Fleet News

Managing driver behaviour: risk management

Ask most drivers to rate their driving and the answer will range from realistic to optimistic but will be rarely less than positive.

It is an emotive subject.

For fleet managers to assess and measure driver behaviour and, where necessary, take remedial action, is a task that requires strategy, tact and excellent communication.

Doing nothing, however, is not an option.

“A company has to fulfil duty of care to that driver. By the end, it is not seen as punishment, but as a training opportunity. It is coaching rather than instructing,” says Royal Society for the Prevention of Accidents (RoSPA) development manager Jayne Bartlett.

Duty of care and corporate manslaughter legislation make companies responsible for the people they ask to drive on their behalf – be they company car, commercial vehicles, cash-takers or occasional users.

A licence check is a good starting point. This can be done online, but relies on drivers’ honesty and they may not declare penalty points.

The same applies to a visual check. One expert says it is “shockingly easy” for someone to show a clean copy of a licence that carries endorsements. With drivers’ permission, companies can check directly with the DVLA.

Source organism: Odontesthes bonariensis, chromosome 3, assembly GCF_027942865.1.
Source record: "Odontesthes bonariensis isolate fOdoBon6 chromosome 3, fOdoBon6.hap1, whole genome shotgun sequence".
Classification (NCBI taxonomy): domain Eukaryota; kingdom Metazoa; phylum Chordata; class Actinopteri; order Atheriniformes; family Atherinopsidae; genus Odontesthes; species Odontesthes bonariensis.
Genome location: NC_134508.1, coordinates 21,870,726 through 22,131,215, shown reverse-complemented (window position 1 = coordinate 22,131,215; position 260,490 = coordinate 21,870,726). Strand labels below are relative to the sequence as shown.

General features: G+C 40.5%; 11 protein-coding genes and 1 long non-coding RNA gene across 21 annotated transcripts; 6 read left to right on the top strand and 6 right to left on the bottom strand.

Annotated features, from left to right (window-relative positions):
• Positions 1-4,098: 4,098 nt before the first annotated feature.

There are pros and cons to these methods. Checks on paper are labour- and time-intensive.

Online questionnaires make it difficult to monitor the process and although the DVLA route produces the most reliable information, there is a small charge (£1.50 per licence enquiry) and not all drivers give permission.

Other details surrounding licences may also be overlooked, including medical conditions that need updating or whether eyesight checks have been carried out every two years. Are they wearing any spectacles prescribed or does their prescription need updating?

Principal consultant at Lex Autolease Chris Chandler recommends carrying out an audit. “Check fleet policies and practices and validate those to ensure the two marry up,” he says.

To this can be added details of road traffic accidents, dents, maintenance records and fuel efficiency – fuel consumption by drivers covering comparable distances in similar cars can be assessed to identify further efficiencies.

Then add types of vehicle, journeys made and the times they are made.

This information can be spread around a company – fleet managers, HR managers and line managers may all hold different data that can add up to a clear picture of an individual’s behaviour, so part of a good strategy is to ensure all parties continually share information.

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